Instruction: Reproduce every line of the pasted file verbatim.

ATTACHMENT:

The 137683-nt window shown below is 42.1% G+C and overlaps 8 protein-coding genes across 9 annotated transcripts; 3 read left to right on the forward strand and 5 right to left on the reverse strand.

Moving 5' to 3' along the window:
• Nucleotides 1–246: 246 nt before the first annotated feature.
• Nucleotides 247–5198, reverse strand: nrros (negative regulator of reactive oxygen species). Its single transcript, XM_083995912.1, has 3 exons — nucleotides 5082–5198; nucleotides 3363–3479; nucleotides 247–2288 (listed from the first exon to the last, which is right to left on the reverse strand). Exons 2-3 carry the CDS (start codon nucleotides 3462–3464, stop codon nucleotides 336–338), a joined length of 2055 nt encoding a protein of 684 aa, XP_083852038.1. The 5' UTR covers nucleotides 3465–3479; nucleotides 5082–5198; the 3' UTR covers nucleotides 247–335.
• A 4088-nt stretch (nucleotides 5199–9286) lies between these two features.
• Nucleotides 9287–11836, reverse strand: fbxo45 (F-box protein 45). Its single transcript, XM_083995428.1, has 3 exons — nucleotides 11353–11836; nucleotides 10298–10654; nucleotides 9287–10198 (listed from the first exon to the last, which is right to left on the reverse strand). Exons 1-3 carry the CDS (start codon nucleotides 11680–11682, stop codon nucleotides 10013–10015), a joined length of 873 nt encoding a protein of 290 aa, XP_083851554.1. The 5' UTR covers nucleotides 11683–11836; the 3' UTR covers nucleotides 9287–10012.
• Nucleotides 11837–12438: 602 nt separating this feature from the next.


The 137683-nt window shown below is 42.1% G+C and overlaps 8 protein-coding genes across 9 annotated transcripts; 3 read left to right on the forward strand and 5 right to left on the reverse strand.

Moving 5' to 3' along the window:
• Nucleotides 1–246: 246 nt before the first annotated feature.
• Nucleotides 247–5198, reverse strand: nrros (negative regulator of reactive oxygen species). Its single transcript, XM_083995912.1, has 3 exons — nucleotides 5082–5198; nucleotides 3363–3479; nucleotides 247–2288 (listed from the first exon to the last, which is right to left on the reverse strand). Exons 2-3 carry the CDS (start codon nucleotides 3462–3464, stop codon nucleotides 336–338), a joined length of 2055 nt encoding a protein of 684 aa, XP_083852038.1. The 5' UTR covers nucleotides 3465–3479; nucleotides 5082–5198; the 3' UTR covers nucleotides 247–335.
• A 4088-nt stretch (nucleotides 5199–9286) lies between these two features.
• Nucleotides 9287–11836, reverse strand: fbxo45 (F-box protein 45). Its single transcript, XM_083995428.1, has 3 exons — nucleotides 11353–11836; nucleotides 10298–10654; nucleotides 9287–10198 (listed from the first exon to the last, which is right to left on the reverse strand). Exons 1-3 carry the CDS (start codon nucleotides 11680–11682, stop codon nucleotides 10013–10015), a joined length of 873 nt encoding a protein of 290 aa, XP_083851554.1. The 5' UTR covers nucleotides 11683–11836; the 3' UTR covers nucleotides 9287–10012.
• Nucleotides 11837–12438: 602 nt separating this feature from the next.